Official Number
Yard Number: 239
Official Number: 54680
Launched November 1866

Described as one of the finest sailing ships ever built, not only one of the fastest but by far the largest ship to be composite built (of iron frames and teak planking). SOBRAON was a very popular passenger ship because of her speed and comfort.

Many crew stayed with the vessel for her entire seagoing career, 1866 to 1891, and her equally popular second Captain, J. A. Emslie, served on her for 24 years from 1867 to 1891. The crew consisted of captain, 4 officers, 8 apprentices, carpenter, sailmaker, boatswain, engineer, 2 boatswain's mates, 26 able-bodied seamen, 4 ordinary seamen, 2 boys, 16 stewards and 2 stewardesses - 69 crew in total.

Built for Shaw, Lowther, Maxton & Co. who also owned the famous tea clippers ARIEL and TITANIA she was in fact loaded as a Devitt & Moore ship and they eventually bought her in 1870. SOBRAON traded between London and Sydney (her route between 1866 - 1871) then later Melbourne (route from 1872 - 1891), carrying ninety first class and forty second class passengers, plus crew and sailing once a year leaving in September for the best of the weather.

Her fastest trip to Sydney was 73 days, to Melbourne in 68 days, always returning via the Cape of Good Hope instead of the Horn. She usually stopped at Cape Town on her return voyage and at St Helena, a break which was popular with passengers.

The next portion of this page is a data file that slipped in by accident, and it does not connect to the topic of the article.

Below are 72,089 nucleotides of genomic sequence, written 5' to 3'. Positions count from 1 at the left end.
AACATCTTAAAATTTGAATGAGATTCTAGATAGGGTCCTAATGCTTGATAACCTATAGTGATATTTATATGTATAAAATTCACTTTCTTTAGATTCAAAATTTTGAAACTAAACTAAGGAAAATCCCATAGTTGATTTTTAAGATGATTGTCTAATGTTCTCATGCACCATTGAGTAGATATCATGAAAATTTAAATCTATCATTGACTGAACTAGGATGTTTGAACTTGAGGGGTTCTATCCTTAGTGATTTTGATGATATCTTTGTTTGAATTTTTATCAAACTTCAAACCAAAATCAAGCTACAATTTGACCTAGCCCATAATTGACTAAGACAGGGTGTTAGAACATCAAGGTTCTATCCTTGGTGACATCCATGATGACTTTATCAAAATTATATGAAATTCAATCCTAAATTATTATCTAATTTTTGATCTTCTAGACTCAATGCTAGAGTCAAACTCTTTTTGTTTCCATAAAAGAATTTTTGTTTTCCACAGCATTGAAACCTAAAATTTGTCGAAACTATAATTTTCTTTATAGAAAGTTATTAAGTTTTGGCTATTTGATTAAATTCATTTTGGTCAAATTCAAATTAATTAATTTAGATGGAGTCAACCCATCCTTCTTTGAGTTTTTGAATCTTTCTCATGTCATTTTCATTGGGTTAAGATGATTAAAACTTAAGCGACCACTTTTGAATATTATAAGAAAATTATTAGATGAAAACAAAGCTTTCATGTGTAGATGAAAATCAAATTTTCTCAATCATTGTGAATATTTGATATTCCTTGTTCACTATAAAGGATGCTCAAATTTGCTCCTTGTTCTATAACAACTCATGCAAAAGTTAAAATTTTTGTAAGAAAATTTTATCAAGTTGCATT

Her popularity as a passenger ship is proven by the clientele which chose to travel on her; Lord & Lady Belmore on their way to assume the Governorship of New South Wales and Mr Ducane, the Govenor of Tasmania all sailed on her. The Duke of Edinburgh had her made the flagship at the Sydney Regatta and was entertained onboard.

She was sold to the New South Wales Government in December 1891 as a reformatory ship and lay at anchor in Sydney harbour for the next twenty years. In 1911 she became a training ship for boys run by the federal government.

Commissioned as HMAS TINGIRA on 25th April 1912. Decommissioned 30th June 1927. Laid up at Kerosene Bay, Sydney and eventually broken up in 1941.

See Basil Lubbock's book 'The Colonial Clippers' for further details on this vessel's heyday.

Scrapped Sydney, 1936.

From article by George H. Johnston, 21/3/1936, Australian Newspapers Online:

"Alexander Hall's greatest creation was undoubtedly the Sobraon, of 2,131 tons, her house flag at the main truck floated nearly 200 feet above the water and under full sail she spread more than 2 acres of canvas. She was decked and planked with almost imperishable teak from forests of Burma. When it is recalled that Sobraon was originally designed as a steamer, it is curious to note than she became one of the fastest and most seaworthy of the clippers.